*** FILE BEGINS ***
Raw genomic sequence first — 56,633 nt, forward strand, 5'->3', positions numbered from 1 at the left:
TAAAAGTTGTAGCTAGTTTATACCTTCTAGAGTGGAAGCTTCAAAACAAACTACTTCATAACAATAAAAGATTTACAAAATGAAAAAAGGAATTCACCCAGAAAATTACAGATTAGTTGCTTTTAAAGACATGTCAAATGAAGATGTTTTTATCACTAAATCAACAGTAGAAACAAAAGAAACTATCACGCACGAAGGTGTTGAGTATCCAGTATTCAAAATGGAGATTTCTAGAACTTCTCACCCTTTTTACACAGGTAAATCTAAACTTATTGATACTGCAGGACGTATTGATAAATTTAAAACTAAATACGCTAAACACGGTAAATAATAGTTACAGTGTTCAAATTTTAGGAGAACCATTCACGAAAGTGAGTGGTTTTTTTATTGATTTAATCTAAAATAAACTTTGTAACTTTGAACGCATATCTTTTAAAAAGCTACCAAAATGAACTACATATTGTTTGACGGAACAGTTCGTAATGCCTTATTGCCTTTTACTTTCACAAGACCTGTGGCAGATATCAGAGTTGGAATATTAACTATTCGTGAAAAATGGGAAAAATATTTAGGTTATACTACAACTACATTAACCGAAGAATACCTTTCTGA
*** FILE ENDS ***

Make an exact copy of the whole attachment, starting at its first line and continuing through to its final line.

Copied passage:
Raw genomic sequence first — 56,633 nt, forward strand, 5'->3', positions numbered from 1 at the left:
TAAAAGTTGTAGCTAGTTTATACCTTCTAGAGTGGAAGCTTCAAAACAAACTACTTCATAACAATAAAAGATTTACAAAATGAAAAAAGGAATTCACCCAGAAAATTACAGATTAGTTGCTTTTAAAGACATGTCAAATGAAGATGTTTTTATCACTAAATCAACAGTAGAAACAAAAGAAACTATCACGCACGAAGGTGTTGAGTATCCAGTATTCAAAATGGAGATTTCTAGAACTTCTCACCCTTTTTACACAGGTAAATCTAAACTTATTGATACTGCAGGACGTATTGATAAATTTAAAACTAAATACGCTAAACACGGTAAATAATAGTTACAGTGTTCAAATTTTAGGAGAACCATTCACGAAAGTGAGTGGTTTTTTTATTGATTTAATCTAAAATAAACTTTGTAACTTTGAACGCATATCTTTTAAAAAGCTACCAAAATGAACTACATATTGTTTGACGGAACAGTTCGTAATGCCTTATTGCCTTTTACTTTCACAAGACCTGTGGCAGATATCAGAGTTGGAATATTAACTATTCGTGAAAAATGGGAAAAATATTTAGGTTATACTACAACTACATTAACCGAAGAATACCTTTCTGA